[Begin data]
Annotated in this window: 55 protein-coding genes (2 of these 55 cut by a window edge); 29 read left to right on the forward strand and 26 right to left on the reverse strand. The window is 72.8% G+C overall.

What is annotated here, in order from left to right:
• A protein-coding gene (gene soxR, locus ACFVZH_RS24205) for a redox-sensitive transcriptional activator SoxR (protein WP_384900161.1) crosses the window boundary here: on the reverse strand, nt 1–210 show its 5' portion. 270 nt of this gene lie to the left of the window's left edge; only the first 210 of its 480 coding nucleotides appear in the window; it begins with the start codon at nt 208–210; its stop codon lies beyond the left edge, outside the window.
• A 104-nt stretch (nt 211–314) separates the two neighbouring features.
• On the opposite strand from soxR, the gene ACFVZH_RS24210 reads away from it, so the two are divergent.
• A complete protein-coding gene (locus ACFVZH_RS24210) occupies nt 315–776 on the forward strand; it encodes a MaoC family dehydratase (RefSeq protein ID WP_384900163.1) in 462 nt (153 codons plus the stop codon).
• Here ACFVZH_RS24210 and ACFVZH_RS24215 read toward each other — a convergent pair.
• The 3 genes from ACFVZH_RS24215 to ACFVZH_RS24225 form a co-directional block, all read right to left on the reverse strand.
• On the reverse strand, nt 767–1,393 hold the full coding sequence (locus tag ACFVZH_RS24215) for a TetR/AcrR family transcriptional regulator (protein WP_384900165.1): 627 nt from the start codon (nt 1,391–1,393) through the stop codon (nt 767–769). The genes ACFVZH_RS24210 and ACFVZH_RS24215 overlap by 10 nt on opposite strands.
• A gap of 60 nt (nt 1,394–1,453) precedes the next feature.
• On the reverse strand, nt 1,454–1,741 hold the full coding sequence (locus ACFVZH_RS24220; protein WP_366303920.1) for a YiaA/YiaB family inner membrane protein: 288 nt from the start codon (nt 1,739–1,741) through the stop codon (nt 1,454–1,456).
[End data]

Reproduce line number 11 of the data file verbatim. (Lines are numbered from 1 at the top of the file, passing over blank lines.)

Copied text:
• On the reverse strand, nt 1,454–1,741 hold the full coding sequence (locus ACFVZH_RS24220; protein WP_366303920.1) for a YiaA/YiaB family inner membrane protein: 288 nt from the start codon (nt 1,739–1,741) through the stop codon (nt 1,454–1,456).